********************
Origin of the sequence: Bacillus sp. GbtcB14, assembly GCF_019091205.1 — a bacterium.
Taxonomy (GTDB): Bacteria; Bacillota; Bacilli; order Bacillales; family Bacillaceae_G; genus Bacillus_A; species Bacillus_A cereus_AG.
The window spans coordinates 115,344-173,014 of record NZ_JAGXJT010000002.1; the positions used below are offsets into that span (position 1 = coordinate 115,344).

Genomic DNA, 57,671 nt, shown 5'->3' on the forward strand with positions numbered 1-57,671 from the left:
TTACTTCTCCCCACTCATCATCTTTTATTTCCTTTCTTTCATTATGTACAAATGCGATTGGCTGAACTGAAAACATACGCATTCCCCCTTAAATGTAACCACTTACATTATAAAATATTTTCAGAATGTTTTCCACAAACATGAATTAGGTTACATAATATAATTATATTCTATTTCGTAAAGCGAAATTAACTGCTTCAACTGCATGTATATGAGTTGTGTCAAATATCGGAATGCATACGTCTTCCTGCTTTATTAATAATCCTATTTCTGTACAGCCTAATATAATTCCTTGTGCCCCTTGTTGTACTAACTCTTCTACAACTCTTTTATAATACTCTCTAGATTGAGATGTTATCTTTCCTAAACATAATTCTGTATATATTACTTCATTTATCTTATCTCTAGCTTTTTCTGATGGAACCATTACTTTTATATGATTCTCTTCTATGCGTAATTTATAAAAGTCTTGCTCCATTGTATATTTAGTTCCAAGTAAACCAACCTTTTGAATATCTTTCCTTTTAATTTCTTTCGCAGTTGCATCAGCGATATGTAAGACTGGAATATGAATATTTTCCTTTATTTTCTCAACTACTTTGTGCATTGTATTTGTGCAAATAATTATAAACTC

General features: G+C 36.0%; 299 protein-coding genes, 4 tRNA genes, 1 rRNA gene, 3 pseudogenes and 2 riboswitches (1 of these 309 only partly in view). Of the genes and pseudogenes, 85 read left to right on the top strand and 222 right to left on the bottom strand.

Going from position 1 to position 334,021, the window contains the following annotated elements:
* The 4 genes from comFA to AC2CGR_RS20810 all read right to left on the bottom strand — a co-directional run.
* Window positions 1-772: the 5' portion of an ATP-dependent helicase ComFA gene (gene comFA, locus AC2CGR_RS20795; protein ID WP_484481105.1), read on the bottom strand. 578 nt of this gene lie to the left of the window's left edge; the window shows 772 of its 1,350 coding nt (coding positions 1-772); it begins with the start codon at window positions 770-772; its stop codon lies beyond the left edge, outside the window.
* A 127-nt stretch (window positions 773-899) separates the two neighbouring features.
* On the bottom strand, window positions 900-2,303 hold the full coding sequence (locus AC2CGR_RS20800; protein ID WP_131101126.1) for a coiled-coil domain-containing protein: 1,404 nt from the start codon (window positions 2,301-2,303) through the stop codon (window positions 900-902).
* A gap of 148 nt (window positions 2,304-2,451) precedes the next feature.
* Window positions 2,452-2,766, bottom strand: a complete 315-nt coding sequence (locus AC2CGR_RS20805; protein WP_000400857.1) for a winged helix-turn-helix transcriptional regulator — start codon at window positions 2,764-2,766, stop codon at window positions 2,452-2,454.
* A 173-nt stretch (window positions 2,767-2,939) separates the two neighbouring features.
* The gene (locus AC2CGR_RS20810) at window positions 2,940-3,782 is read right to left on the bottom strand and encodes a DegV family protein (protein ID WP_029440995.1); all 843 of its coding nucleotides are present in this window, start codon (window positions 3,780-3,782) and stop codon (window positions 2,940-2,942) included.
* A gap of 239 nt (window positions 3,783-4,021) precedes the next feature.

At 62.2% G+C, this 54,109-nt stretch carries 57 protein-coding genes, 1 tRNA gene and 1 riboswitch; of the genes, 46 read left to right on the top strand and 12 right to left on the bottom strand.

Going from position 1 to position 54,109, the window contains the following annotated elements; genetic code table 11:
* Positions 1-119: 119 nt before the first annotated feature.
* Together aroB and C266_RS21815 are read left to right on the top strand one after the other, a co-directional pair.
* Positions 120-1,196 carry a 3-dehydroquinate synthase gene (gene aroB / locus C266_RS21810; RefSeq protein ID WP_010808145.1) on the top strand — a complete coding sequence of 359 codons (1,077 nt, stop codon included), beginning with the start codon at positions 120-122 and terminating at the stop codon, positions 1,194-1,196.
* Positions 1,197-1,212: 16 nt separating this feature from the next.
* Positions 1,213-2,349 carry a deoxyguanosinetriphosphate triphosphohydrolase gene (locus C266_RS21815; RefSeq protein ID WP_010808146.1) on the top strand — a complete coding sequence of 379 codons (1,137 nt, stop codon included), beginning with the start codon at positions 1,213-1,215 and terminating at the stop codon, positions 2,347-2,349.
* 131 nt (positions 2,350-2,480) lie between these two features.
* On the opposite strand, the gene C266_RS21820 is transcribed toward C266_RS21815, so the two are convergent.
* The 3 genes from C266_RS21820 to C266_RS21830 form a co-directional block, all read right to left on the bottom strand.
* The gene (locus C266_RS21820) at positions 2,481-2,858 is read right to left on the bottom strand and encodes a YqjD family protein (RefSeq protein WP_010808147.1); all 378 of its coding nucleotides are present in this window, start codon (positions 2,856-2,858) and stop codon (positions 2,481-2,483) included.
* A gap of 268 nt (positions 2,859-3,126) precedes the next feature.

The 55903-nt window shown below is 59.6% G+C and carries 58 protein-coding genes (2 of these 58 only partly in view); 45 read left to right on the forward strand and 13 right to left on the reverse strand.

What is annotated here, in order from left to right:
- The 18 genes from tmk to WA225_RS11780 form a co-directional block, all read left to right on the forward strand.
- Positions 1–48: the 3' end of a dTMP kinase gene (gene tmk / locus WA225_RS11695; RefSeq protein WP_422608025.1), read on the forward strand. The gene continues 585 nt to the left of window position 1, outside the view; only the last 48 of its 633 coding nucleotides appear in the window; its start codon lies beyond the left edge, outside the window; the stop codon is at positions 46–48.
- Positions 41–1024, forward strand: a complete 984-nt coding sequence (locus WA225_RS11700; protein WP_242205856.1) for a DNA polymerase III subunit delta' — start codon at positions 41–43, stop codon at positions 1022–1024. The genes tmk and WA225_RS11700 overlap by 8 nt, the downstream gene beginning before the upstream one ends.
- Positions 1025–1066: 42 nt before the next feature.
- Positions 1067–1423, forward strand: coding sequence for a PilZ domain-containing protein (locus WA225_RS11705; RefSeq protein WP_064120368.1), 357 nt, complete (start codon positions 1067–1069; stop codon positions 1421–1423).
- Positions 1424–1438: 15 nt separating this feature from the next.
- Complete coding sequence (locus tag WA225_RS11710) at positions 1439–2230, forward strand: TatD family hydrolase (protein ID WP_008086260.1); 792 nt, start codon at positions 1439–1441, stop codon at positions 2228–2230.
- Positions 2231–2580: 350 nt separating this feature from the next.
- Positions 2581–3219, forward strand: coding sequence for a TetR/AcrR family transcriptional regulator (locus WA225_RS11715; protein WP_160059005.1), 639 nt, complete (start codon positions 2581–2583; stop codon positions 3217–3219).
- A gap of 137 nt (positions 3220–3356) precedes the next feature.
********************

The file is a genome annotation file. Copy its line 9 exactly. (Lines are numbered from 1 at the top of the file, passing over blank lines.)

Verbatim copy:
* Window positions 1-772: the 5' portion of an ATP-dependent helicase ComFA gene (gene comFA, locus AC2CGR_RS20795; protein ID WP_484481105.1), read on the bottom strand. 578 nt of this gene lie to the left of the window's left edge; the window shows 772 of its 1,350 coding nt (coding positions 1-772); it begins with the start codon at window positions 770-772; its stop codon lies beyond the left edge, outside the window.